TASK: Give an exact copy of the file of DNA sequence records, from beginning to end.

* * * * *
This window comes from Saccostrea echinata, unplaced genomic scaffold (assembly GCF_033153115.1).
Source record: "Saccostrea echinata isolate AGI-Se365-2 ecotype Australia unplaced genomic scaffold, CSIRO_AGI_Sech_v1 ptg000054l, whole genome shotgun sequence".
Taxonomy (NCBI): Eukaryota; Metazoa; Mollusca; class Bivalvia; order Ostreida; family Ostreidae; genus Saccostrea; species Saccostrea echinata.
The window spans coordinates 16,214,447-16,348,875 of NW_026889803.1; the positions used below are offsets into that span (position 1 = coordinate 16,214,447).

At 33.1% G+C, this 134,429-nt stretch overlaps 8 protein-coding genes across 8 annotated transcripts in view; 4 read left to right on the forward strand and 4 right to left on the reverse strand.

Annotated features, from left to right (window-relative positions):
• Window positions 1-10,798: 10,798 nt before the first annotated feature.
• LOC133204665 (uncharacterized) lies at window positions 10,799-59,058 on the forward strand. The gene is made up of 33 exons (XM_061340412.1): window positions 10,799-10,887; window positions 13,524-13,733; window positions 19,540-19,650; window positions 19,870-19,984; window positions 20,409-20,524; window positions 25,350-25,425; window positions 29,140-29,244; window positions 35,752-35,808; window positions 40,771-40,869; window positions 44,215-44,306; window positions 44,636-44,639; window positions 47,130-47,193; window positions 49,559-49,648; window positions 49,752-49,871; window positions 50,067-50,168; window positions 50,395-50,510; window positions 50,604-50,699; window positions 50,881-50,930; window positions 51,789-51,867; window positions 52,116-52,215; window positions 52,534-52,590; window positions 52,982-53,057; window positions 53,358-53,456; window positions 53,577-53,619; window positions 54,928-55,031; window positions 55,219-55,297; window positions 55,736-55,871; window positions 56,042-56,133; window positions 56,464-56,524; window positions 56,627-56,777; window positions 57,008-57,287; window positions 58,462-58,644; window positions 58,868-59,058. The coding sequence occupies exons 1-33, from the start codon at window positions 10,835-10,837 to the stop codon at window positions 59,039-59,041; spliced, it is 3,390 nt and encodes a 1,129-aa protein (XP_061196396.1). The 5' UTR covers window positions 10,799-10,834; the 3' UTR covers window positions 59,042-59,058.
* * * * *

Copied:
This window comes from Saccostrea echinata, unplaced genomic scaffold (assembly GCF_033153115.1).
Source record: "Saccostrea echinata isolate AGI-Se365-2 ecotype Australia unplaced genomic scaffold, CSIRO_AGI_Sech_v1 ptg000054l, whole genome shotgun sequence".
Taxonomy (NCBI): Eukaryota; Metazoa; Mollusca; class Bivalvia; order Ostreida; family Ostreidae; genus Saccostrea; species Saccostrea echinata.
The window spans coordinates 16,214,447-16,348,875 of NW_026889803.1; the positions used below are offsets into that span (position 1 = coordinate 16,214,447).

At 33.1% G+C, this 134,429-nt stretch overlaps 8 protein-coding genes across 8 annotated transcripts in view; 4 read left to right on the forward strand and 4 right to left on the reverse strand.

Annotated features, from left to right (window-relative positions):
• Window positions 1-10,798: 10,798 nt before the first annotated feature.
• LOC133204665 (uncharacterized) lies at window positions 10,799-59,058 on the forward strand. The gene is made up of 33 exons (XM_061340412.1): window positions 10,799-10,887; window positions 13,524-13,733; window positions 19,540-19,650; window positions 19,870-19,984; window positions 20,409-20,524; window positions 25,350-25,425; window positions 29,140-29,244; window positions 35,752-35,808; window positions 40,771-40,869; window positions 44,215-44,306; window positions 44,636-44,639; window positions 47,130-47,193; window positions 49,559-49,648; window positions 49,752-49,871; window positions 50,067-50,168; window positions 50,395-50,510; window positions 50,604-50,699; window positions 50,881-50,930; window positions 51,789-51,867; window positions 52,116-52,215; window positions 52,534-52,590; window positions 52,982-53,057; window positions 53,358-53,456; window positions 53,577-53,619; window positions 54,928-55,031; window positions 55,219-55,297; window positions 55,736-55,871; window positions 56,042-56,133; window positions 56,464-56,524; window positions 56,627-56,777; window positions 57,008-57,287; window positions 58,462-58,644; window positions 58,868-59,058. The coding sequence occupies exons 1-33, from the start codon at window positions 10,835-10,837 to the stop codon at window positions 59,039-59,041; spliced, it is 3,390 nt and encodes a 1,129-aa protein (XP_061196396.1). The 5' UTR covers window positions 10,799-10,834; the 3' UTR covers window positions 59,042-59,058.